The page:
Electric Cars Are Here To Stay

Automotive technology is advancing—and transforming the marketplace.

Top view illustration of 3 cars, one with advanced driver-assistance systems iStock

“Electrification is coming. There is no doubt about it,” says Greg Brannon, director of automotive engineering for AAA. “Mass-market electric vehicles that appeal to the American market are already available.”

When asked about the factors prompting the popularity of electric vehicles (EVs), Brannon points to their improving range and consumers’ growing willingness to embrace them.

Case in point: EV registrations increased by 60% in the first quarter of 2022.

Mother and son charging electric car at home iStock

AAA has added EVs to its roadside assistance program’s fleet in several states for tasks that don’t require heavy-duty trucks, such as battery charges or providing help with changing tires. Another sign of the times: AAA is also piloting mobile electric charging in several cities, including Orlando, Florida; Denver, Colorado; Grand Rapids, Michigan; Charlotte, North Carolina; and Nashville, Tennessee. Many branch locations are also installing charging stations.

Autonomous (or Self Driving) and Semi-Autonomous Vehicles

When it comes to fully automated vehicles, Brannon remains skeptical. “All of the predictions made a few years ago about how quickly we would get to full driving automation have been proven wrong,” he says, “because it has been shown that it is much, much more difficult to do than initially anticipated.”

While fully automated vehicles may still be far in the future, semi-autonomous safety features, known as advanced driver-assistance systems (ADAS), are already gaining wide application.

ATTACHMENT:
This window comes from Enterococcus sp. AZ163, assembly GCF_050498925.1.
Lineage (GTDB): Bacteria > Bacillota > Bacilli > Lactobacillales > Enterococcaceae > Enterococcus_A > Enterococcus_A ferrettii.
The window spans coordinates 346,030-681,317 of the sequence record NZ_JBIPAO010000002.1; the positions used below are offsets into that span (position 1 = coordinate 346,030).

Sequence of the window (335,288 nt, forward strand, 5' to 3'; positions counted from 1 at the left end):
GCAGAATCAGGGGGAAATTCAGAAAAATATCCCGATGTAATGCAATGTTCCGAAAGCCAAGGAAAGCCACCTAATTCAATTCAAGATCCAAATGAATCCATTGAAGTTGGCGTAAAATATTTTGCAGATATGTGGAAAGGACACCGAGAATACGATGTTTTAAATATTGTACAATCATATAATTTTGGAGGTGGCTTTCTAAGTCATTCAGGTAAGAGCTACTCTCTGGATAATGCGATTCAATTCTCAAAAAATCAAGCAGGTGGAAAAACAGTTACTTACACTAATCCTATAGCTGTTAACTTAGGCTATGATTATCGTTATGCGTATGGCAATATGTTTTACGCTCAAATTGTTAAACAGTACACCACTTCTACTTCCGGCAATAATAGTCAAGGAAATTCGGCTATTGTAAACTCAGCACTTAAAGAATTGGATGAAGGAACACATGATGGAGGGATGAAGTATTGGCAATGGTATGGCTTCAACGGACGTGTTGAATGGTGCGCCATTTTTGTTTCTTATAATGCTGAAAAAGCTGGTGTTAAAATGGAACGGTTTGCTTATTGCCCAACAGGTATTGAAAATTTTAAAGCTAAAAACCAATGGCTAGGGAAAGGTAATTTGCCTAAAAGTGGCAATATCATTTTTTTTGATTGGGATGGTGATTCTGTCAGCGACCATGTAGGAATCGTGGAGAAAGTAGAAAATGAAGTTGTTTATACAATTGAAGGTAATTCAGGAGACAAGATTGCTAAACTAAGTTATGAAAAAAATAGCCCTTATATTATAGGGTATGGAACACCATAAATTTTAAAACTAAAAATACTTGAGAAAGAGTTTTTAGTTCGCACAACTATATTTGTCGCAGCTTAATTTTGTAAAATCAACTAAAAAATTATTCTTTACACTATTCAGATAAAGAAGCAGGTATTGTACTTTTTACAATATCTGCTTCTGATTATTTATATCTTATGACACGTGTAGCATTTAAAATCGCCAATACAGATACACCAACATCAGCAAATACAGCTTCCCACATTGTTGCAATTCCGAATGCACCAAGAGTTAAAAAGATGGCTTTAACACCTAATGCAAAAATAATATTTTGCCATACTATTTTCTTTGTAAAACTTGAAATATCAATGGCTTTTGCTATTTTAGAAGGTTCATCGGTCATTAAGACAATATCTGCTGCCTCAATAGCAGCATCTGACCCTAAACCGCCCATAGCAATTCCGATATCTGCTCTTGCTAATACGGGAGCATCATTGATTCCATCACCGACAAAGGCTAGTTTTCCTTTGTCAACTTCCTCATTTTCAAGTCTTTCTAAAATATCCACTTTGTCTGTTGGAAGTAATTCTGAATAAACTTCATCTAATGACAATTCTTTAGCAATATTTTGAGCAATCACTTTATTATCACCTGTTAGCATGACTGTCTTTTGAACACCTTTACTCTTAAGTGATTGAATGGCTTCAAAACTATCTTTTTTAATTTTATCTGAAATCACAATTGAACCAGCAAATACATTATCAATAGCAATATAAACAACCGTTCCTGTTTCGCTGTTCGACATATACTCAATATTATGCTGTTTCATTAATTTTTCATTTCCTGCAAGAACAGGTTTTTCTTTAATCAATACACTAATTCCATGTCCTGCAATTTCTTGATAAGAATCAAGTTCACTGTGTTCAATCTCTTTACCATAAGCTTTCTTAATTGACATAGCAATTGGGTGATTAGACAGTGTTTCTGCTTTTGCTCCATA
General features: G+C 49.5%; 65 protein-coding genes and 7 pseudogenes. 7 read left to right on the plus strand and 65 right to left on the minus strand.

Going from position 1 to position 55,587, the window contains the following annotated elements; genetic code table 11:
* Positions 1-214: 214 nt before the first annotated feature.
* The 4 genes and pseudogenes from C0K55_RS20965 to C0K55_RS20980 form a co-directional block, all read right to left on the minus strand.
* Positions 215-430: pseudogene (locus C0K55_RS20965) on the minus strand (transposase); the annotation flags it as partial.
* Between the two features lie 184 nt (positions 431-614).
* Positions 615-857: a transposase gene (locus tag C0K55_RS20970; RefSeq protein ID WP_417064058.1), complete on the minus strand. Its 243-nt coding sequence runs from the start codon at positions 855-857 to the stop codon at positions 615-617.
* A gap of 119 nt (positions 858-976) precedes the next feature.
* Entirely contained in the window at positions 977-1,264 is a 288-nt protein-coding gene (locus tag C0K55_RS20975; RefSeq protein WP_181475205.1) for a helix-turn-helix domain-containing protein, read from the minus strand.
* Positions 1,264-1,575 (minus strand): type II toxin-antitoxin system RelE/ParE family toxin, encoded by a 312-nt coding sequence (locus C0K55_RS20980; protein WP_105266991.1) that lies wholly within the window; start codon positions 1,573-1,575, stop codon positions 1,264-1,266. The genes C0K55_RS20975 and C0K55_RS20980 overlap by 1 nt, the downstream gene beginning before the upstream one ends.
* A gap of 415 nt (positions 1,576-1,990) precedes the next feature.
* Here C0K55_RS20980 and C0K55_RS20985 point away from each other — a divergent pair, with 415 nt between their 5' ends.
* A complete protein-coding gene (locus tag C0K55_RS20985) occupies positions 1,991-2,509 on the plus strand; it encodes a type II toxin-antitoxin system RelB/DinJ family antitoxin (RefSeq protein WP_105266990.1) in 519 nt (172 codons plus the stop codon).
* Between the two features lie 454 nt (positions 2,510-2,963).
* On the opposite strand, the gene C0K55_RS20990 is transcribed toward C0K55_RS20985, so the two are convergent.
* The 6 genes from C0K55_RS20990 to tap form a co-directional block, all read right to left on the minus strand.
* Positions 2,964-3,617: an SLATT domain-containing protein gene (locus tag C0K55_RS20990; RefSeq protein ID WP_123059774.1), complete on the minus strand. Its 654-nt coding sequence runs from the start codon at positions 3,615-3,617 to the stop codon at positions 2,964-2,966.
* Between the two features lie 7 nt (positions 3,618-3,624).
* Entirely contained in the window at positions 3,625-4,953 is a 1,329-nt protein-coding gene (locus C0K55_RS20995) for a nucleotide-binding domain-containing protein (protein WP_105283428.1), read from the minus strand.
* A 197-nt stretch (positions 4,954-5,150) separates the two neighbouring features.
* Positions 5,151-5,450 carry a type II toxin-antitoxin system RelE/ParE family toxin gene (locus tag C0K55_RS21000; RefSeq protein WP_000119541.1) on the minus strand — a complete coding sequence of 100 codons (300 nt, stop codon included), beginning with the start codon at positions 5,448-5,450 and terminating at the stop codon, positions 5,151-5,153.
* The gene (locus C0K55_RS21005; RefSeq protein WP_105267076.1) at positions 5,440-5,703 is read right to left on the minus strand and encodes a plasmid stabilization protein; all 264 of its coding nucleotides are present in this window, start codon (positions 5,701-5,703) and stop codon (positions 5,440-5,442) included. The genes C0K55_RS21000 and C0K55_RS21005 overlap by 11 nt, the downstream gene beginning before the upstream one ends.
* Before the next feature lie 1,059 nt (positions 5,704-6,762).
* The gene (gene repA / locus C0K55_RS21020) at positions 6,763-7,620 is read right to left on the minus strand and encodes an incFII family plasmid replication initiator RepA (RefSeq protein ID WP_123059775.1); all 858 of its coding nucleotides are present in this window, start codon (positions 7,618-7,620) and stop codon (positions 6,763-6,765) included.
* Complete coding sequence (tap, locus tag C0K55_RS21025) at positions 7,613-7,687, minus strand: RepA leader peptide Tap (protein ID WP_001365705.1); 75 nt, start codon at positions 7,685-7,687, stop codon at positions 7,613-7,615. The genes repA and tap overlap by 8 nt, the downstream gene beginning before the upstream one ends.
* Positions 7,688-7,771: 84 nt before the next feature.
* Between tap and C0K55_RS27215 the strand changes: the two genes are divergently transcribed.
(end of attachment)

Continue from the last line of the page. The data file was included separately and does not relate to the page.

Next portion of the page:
For instance, most automakers voluntarily implemented an agreement that, as of Sept. 1, 2022, their new vehicles would come with automatic emergency braking (AEB), which brakes the vehicle when it senses a collision is imminent and the driver hasn’t braked quickly enough.

If all automakers were to install AEB, the system could prevent 42,000 crashes and 20,000 injuries by 2025.

Driver's side view of car on the highway being passed by another car iStock

Safety Features and Electric Cars

AAA clubs are also involved with testing ADAS to make sure that these safety features perform as intended. Much of this testing takes place at GoMentum Station in Concord, California, the country’s largest secure testing facility for connected and automated technology, owned and operated by AAA Northern California, Nevada & Utah.

Some of the other ADAS that are currently available for vehicles include:

  • Rear automatic emergency braking, which brakes to prevent a crash when you’re driving your car in reverse. 
  • Lane-keeping or lane-centering assistance, which monitors your vehicle to help you keep it from drifting into other lanes.
  • Adaptive cruise control, which slows your vehicle down so that it matches the speed of the car in front of you, maintaining a preset following distance.

If you’re in the market for a new vehicle, Brannon offers this piece of advice: “Buy one with all the safety features that you can afford, and then drive it like they’re not there,” he says. “They’ll be a backstop in case you find yourself in a situation where you didn’t predict something.”

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